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"Seven Nation Army" (also stylized as "7 Nation Army") is a song by American rock duo The White Stripes. It was released by XL Recordings and V2 Records in March 2003 as the lead single from the band's fourth studio album, Elephant, via 7-inch vinyl and CD formats. Written and produced by Jack White, the song consists of distorted vocals, a simple drumbeat, and a bass-like riff that Jack White created by connecting a semi-acoustic guitar to a DigiTech Whammy Pedal that had been lowered one octave. The song charted in multiple countries, and its success contributed to the popularity of the White Stripes and the garage rock revival movement. In addition to praising its riff and drumbeat, critics have ranked "Seven Nation Army" as one of the best songs of the 2000s decade. It won Best Rock Song at the 46th Annual Grammy Awards, and a music video for the song directed by Alex and Martin won Best Editing in a Video at the 2003 MTV Video Music Awards.

"Seven Nation Army"
7nationarmy.jpg
Single by The White Stripes
from the album Elephant
B-side"Good to Me"
ReleasedMarch 7, 2003
Format
RecordedApril 2002
StudioToe Rag Studios (London)
Genre
Length3:52
Label
Songwriter(s)Jack White
Producer(s)Jack White
The White Stripes singles chronology
"Candy Cane Children"
(2002)
"Seven Nation Army"
(2003)
"I Just Don't Know What to Do with Myself"
(2003)
Music video
"Seven Nation Army" on YouTube

"Seven Nation Army" has become a sports anthem, commonly appearing in audience chants in which a series of "oh" sounds or the name of an athlete is sung to the tune of the song's riff. It has also served as a theme song for sports teams, personalities, and events, including the 2018 FIFA World Cup. The song has grown in popularity due to its usage in sports; its riff has been described as "ubiquitous",[1] and the song has experienced increased commercial success, charting intermittently in multiple countries and receiving a gold certification from Germany's Federal Music Industry Association and platinum certifications from the British Phonographic Industry and the Federation of the Italian Music Industry.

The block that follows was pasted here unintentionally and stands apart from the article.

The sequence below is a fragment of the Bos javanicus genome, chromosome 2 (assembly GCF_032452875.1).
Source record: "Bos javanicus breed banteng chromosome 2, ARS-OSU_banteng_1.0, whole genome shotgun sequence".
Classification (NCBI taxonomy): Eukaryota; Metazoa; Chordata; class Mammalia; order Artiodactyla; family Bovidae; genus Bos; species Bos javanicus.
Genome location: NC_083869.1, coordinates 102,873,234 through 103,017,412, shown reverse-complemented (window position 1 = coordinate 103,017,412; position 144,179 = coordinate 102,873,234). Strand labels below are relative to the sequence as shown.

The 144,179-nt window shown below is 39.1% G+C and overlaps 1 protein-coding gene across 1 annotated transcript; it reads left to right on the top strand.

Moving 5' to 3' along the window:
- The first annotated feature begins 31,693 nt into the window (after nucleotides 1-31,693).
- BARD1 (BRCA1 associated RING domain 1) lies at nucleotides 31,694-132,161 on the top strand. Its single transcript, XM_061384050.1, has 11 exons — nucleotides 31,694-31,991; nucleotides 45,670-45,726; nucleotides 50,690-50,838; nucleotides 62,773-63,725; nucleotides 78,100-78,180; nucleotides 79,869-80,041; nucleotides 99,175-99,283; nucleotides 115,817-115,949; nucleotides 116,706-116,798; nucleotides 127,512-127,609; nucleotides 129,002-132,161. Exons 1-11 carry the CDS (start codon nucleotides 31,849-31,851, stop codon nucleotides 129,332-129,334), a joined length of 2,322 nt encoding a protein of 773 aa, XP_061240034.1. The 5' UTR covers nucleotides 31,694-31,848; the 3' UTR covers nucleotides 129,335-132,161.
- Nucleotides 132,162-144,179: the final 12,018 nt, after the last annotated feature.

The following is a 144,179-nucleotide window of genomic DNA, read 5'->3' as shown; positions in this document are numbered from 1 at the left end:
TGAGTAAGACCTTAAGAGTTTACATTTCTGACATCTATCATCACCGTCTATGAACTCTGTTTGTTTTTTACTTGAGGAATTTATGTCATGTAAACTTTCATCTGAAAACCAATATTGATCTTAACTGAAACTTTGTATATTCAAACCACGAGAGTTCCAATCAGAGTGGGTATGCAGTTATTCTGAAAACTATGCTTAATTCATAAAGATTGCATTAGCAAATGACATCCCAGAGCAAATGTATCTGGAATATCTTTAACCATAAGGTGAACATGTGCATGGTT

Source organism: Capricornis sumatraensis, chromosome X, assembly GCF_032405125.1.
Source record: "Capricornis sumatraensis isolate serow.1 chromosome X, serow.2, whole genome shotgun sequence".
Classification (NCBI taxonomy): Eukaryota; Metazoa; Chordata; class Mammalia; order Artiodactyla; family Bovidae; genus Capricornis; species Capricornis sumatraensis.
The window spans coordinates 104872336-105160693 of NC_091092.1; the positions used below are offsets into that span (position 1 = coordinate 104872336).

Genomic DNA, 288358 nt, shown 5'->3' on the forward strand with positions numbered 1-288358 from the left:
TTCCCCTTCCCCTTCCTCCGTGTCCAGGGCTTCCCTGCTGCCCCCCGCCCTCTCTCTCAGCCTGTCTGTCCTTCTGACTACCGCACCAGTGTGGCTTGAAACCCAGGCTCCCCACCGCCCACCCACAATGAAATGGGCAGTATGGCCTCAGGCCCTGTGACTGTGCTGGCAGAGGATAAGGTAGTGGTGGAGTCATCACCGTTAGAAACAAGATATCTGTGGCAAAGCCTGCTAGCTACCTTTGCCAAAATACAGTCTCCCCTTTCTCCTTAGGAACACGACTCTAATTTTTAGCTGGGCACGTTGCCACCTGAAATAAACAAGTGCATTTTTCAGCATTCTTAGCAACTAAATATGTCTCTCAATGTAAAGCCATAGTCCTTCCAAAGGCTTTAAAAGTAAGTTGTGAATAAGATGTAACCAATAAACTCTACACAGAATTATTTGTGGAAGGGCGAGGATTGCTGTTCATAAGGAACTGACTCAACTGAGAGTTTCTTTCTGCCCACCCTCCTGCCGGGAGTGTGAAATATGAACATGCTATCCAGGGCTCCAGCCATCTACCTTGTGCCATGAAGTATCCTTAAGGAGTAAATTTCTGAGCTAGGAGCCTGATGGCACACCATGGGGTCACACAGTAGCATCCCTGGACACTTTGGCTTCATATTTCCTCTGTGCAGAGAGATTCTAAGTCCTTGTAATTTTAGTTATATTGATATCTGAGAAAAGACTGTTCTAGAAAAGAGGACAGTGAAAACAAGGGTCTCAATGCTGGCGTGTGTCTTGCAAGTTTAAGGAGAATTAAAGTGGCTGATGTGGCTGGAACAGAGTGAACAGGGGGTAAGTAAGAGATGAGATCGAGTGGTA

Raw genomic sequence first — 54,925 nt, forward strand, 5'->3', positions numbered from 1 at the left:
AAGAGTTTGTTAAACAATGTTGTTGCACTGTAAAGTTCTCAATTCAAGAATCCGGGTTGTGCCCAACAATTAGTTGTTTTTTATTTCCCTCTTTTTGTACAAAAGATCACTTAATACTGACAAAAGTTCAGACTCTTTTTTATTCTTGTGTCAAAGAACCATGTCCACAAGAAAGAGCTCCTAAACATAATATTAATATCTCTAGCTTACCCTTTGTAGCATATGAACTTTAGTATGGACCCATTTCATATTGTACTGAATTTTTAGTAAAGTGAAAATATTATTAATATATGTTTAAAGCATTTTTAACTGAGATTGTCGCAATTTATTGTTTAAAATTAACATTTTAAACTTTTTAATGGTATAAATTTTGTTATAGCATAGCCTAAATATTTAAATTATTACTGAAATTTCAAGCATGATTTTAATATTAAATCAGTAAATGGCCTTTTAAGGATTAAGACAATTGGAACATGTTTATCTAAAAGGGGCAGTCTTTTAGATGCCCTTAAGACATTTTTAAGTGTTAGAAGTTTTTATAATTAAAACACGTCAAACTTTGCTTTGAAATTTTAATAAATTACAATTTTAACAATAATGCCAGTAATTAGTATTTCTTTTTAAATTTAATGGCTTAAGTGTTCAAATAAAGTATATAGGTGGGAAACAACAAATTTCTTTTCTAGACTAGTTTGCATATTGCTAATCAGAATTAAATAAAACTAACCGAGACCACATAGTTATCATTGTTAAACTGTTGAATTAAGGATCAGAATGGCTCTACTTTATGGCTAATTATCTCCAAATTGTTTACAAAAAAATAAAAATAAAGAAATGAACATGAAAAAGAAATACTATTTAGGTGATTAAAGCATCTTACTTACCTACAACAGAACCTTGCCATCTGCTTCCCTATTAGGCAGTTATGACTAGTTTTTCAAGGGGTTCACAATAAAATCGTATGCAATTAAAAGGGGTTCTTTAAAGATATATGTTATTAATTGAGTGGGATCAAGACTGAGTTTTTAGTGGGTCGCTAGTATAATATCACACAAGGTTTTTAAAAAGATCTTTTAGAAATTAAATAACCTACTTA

The song has appeared in various media and has been used in political events in the United Kingdom, particularly as a chant sung by audiences. Various artists have covered "Seven Nation Army", including Ben l'Oncle Soul and Marcus Collins, both of whose covers reached charts in multiple countries. Third Man Records issued re-releases of the song in 2014 and 2015, and the song has been made available for digital download.

Contents

Background and developmentEdit

 
The riff present throughout "Seven Nation Army" was composed at the Corner Hotel in Melbourne, Australia.

"Seven Nation Army" has its origins in a guitar riff that Jack White, the White Stripes' lead singer and guitarist, wrote in Corner Hotel in Melbourne, Australia, while the band was on tour in January 2002. He proceeded to show the riff to Ben Swank, who was traveling with the band for the tour; Swank responded, "It's OK."[2][1] Jack White later recalled that he "didn't even think that rhythm was that great, either".[3] After initially saving the riff in case he was ever asked to create a James Bond theme song, he decided to incorporate it into a song for the White Stripes, believing the aforementioned scenario to be unlikely.[2][note 1]

"Seven Nation Army" was recorded at Toe Rag Studios in Hackney, London, England, and was produced by Jack White.[4] He wrote "Seven Nation Army" as a "little experiment", hoping to create a compelling song that did not include a chorus.[5] The song's title originated from his mispronunciation of Salvation Army as a child.[6] The title "Seven Nation Army" was initially used as a placeholder for the track before its lyrics were written; the name ultimately stuck.[2]

Composition and lyricsEdit

 
A DigiTech Whammy was used to create the bass-like sound heard in the driving riff.